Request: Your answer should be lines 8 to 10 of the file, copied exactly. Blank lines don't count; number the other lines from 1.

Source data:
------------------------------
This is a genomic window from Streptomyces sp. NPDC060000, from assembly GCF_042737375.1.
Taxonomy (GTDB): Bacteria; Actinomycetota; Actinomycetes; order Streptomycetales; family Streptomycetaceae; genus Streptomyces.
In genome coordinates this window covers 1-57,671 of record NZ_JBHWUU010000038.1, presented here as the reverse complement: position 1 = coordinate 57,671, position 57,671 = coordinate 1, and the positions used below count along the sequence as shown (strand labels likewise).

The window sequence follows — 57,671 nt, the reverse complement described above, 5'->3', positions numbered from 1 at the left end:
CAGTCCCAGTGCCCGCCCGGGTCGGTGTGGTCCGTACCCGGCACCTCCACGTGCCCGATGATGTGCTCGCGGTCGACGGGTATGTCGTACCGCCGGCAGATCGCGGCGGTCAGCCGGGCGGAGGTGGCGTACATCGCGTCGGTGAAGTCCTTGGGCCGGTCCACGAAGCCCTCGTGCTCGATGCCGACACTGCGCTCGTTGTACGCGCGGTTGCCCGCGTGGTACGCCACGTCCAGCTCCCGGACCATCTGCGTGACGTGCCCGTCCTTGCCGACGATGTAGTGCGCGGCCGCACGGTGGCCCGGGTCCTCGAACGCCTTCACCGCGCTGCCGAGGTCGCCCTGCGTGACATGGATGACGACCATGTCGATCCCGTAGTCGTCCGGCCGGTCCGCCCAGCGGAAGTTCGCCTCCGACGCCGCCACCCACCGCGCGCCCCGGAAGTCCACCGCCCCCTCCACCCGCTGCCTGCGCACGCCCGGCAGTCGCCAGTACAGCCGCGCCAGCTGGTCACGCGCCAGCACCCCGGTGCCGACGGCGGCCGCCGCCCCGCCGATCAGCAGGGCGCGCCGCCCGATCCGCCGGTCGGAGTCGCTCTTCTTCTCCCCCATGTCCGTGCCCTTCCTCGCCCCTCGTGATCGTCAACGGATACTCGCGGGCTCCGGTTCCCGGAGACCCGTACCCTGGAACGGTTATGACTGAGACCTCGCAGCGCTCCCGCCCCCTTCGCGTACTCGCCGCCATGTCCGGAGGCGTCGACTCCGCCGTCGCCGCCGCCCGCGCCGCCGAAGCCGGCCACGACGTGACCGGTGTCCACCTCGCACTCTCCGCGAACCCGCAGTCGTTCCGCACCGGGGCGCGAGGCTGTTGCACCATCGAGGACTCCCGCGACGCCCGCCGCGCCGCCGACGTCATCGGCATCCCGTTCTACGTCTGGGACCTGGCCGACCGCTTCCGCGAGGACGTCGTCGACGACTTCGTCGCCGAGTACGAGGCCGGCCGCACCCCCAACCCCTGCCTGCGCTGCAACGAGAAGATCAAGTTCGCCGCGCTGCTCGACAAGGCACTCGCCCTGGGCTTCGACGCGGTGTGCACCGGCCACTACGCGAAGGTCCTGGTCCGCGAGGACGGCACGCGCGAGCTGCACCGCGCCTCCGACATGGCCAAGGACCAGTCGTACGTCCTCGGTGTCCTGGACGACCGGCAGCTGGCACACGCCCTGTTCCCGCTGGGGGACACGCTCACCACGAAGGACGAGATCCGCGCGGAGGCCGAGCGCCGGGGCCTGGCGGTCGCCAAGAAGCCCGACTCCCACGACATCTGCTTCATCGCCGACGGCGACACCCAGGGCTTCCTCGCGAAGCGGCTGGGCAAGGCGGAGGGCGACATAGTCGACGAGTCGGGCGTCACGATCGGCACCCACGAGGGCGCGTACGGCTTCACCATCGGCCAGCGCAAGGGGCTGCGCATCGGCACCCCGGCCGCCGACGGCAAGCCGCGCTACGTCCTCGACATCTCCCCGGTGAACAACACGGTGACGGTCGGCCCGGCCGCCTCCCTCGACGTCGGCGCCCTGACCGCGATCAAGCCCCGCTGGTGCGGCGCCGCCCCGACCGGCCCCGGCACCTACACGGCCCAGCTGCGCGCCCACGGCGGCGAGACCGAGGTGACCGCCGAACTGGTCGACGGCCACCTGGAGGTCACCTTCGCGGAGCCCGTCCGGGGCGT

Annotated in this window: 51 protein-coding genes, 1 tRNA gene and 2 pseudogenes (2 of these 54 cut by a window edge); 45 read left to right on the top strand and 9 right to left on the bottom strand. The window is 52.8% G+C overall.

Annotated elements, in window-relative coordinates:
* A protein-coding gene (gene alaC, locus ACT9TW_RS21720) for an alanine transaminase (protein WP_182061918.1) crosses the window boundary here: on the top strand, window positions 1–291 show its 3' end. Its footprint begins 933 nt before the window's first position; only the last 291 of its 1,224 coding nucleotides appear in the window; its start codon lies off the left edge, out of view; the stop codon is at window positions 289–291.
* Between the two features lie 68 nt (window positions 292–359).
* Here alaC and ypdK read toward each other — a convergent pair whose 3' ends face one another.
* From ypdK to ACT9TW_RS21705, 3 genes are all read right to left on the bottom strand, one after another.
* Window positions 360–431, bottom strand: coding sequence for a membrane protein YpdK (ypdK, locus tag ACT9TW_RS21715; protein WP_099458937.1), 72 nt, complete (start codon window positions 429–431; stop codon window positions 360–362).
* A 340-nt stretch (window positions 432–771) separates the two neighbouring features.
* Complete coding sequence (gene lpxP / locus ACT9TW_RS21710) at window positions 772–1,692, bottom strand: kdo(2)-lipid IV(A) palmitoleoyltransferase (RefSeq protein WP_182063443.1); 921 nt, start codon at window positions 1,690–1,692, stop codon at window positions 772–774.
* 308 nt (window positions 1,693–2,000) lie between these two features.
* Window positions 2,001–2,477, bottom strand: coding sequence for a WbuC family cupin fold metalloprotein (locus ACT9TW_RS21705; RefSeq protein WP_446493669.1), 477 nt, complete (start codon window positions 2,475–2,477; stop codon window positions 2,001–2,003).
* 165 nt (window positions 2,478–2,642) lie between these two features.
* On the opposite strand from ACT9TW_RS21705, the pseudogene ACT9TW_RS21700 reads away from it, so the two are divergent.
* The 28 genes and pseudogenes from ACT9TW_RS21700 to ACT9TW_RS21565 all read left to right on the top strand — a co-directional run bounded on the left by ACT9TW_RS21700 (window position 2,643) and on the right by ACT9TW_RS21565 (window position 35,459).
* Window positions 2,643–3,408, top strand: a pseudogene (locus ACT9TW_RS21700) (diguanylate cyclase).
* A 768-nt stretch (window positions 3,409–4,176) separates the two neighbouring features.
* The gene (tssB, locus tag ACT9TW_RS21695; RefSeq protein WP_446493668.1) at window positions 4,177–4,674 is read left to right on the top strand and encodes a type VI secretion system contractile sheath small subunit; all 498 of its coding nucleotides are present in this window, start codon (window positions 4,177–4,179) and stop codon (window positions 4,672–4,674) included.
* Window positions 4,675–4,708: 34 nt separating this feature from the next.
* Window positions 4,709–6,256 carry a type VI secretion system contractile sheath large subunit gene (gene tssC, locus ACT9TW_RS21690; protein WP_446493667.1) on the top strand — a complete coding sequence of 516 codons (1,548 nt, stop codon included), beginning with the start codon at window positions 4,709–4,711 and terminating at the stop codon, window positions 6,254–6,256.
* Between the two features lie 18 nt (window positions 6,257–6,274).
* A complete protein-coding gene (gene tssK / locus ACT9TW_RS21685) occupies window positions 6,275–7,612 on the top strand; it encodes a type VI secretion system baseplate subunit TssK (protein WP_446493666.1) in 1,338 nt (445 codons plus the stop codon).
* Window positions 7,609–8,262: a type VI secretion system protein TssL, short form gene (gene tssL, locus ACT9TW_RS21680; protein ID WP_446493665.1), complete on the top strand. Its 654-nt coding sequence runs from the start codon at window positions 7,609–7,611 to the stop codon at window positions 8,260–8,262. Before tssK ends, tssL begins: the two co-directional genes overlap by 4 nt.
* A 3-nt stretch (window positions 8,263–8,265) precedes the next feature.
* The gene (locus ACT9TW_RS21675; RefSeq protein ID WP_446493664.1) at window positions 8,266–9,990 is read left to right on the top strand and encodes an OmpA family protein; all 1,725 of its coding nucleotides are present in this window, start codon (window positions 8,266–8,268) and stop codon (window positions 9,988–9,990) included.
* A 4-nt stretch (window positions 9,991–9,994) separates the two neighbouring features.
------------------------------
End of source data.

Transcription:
* A protein-coding gene (gene alaC, locus ACT9TW_RS21720) for an alanine transaminase (protein WP_182061918.1) crosses the window boundary here: on the top strand, window positions 1–291 show its 3' end. Its footprint begins 933 nt before the window's first position; only the last 291 of its 1,224 coding nucleotides appear in the window; its start codon lies off the left edge, out of view; the stop codon is at window positions 289–291.
* Between the two features lie 68 nt (window positions 292–359).
* Here alaC and ypdK read toward each other — a convergent pair whose 3' ends face one another.